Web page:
The Obama administration is seeking new surveillance powers for the FBI, granting them the ability to monitor "electronic communication transactional records" without the approval of a judge. If granted the new power, the FBI would have nearly unrestricted authority to monitor when you send emails, who you send them to, and even your browsing history if the FBI deems that information relevant to a terrorism or intelligence investigation. The FBI can request this information with a national security letter (NSL) to your Internet service provider, compelling them to turn it over. Unsurprisingly, many observers are fuming at this proposed new power. Here's what they're saying.
- Return to Bush-era Abuses The New York Times editorial board calls this "an unnecessary and disappointing step backward toward more intrusive surveillance from a president who promised something very different during the 2008 campaign. ... These national security letters are the same vehicles that the Bush administration used after the Sept. 11, 2001, attacks to demand that libraries turn over the names of books that people had checked out. ... President Obama campaigned for office on an explicit promise to rein in these abuses."
- This Is About Protecting National Security and Obama's Job Conservative blogger Allahpundit says this is "par for the course for Obama: As Eli Lake noted a few months ago, building on Bush’s war powers has been his M.O. since day one and will almost certainly continue to be so, partly because aggregating power is part of the inertia of institutions like the executive branch and partly because Obama knows he’ll suffer less politically from incremental encroachments like this than he would if a major attack happens on his watch." Allahpundit sympathizes with the administration's case that these email data requests would be just like digital phone records, which the FBI can currently obtain without a judge. "How are e-mail addresses and timestamps on messages any more revealing than phone numbers and listings of when calls were made?"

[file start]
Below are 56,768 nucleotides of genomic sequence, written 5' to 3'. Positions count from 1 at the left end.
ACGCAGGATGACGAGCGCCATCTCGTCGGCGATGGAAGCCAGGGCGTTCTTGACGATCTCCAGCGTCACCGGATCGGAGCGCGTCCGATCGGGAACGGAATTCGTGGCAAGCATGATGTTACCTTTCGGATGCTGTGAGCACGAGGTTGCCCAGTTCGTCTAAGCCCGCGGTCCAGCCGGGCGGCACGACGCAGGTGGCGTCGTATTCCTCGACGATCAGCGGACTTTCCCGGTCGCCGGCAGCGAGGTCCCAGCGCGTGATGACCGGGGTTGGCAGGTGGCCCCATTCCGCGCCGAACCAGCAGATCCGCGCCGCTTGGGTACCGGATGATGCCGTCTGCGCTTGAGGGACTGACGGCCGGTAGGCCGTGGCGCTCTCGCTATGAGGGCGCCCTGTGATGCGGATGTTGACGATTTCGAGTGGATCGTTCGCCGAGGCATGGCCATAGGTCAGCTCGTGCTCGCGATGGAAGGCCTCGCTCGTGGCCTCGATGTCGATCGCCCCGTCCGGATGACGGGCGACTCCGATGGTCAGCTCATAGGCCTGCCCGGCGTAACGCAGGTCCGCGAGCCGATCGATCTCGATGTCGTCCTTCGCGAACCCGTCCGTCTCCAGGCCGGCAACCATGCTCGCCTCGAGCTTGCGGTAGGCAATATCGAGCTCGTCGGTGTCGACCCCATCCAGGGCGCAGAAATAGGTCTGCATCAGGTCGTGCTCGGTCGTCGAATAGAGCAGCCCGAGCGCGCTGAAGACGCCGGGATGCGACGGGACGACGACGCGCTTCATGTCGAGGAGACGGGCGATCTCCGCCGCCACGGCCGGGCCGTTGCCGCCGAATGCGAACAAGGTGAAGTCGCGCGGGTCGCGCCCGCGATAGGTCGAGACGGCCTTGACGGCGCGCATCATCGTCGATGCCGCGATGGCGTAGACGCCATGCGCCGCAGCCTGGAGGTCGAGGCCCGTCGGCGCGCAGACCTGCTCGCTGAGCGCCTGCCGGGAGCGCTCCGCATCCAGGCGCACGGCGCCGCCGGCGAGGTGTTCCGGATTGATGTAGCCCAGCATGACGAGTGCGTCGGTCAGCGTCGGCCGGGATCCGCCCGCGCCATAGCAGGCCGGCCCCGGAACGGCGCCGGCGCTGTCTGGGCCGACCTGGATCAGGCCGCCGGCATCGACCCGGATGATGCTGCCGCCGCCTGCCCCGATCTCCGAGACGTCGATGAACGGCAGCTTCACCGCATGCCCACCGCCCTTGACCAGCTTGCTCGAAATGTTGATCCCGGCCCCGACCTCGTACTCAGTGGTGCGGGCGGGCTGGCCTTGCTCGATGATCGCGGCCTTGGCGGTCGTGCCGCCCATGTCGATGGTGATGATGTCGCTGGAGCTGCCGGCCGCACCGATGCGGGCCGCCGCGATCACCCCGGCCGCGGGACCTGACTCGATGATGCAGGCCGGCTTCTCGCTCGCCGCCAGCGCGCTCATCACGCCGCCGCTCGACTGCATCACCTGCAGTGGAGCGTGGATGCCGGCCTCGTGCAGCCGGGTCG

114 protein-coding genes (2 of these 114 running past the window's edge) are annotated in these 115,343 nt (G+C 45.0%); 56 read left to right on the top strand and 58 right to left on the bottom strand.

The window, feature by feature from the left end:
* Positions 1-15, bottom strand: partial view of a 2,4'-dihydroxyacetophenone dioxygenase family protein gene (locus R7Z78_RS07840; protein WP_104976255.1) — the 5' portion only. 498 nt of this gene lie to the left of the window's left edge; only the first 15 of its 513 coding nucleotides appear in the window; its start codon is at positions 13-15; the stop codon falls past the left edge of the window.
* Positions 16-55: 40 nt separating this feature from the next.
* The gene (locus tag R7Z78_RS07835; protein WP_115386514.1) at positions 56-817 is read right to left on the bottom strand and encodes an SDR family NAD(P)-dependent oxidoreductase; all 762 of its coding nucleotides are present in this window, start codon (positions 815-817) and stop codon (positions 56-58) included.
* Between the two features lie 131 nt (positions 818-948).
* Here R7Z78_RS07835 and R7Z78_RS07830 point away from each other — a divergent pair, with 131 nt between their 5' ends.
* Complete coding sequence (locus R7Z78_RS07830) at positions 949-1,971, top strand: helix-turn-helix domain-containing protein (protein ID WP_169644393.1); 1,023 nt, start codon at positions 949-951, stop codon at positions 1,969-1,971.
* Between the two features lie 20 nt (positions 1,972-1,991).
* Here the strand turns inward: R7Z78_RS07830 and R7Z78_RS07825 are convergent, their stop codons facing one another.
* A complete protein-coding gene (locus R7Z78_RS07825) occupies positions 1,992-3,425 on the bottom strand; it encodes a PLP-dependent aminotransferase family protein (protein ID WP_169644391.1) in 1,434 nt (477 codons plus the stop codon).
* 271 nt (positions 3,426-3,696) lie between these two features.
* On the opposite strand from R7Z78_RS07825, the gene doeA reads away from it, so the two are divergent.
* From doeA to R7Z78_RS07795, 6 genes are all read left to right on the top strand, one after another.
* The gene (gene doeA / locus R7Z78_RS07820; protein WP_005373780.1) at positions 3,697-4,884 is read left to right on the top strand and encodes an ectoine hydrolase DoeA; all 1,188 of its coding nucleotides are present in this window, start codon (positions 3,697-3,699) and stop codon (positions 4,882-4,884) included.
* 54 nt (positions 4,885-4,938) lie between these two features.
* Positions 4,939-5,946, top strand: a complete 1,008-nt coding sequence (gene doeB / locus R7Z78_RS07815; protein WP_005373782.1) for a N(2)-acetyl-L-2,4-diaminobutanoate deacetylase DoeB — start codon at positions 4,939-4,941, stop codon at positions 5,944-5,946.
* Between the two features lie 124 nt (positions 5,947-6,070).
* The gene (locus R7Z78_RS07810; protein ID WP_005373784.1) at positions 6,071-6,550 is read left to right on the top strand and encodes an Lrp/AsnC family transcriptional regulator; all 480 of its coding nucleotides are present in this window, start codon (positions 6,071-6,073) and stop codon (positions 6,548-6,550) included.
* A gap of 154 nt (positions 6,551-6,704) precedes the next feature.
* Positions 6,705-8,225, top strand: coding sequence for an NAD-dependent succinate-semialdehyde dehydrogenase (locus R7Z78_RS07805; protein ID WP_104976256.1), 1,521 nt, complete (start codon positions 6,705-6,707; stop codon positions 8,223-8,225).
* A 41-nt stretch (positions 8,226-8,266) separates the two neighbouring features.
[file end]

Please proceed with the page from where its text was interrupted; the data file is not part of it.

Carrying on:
- Troubling History of FBI Abuses The Atlantic's Marc Ambinder writes, "there's a good faith case to be made that the FBI ought to have this authority. After all, the bad guys don't use telephones to talk to each other any more. But the FBI has abused the NSL authority, essentially fabricating pretexts for sending NSLs to thousands of people. Since the NSL authority was expanded by the PATRIOT Act, three separate OIG investigations have found abuses that rise above the level of incidental misuse of power. The FBI has excuses: it's the databases. It's the urgency of terrorism investigations. It's the lack of clarity in the language."
- Long Struggle Between Safety and Civil Liberties Continues Conservative blogger James Joyner worries, "Prioritizing law enforcement over civil liberties is hardly something unique to the Obama administration or Democrats. This is merely another step down a road we’ve been traveling for a while. But it’s time to walk this back." Mother Jones' Kevin Drum quips, "You know, if I’d wanted Dick Cheney as president I would have just voted for him."
- Serious First Amendment Concerns The American Prospect's Julian Sanchez explains:
Such broad authority would not only raise enormous privacy concerns but have profound implications for First Amendment speech and association interests. Consider, for instance, the implications of a request for logs revealing every visitor to a political site such as Indymedia. The constitutionally protected right to anonymous speech would be gutted for all but the most technically savvy users if chat-forum participants and blog authors could be identified at the discretion of the FBI, without the involvement of a judge.
... We increasingly live online. We flirt, shop, read, speak out, and organize in a virtual space where nearly every action leaves a digital trace -- and where those breadcrumb bits often track us through the physical world as well. If the Obama administration gets its way, an agency that has already proved itself utterly unable to respect the limits of its authority will have discretion to map our digital lives in potentially astonishing detail, with no judge looking over their shoulders.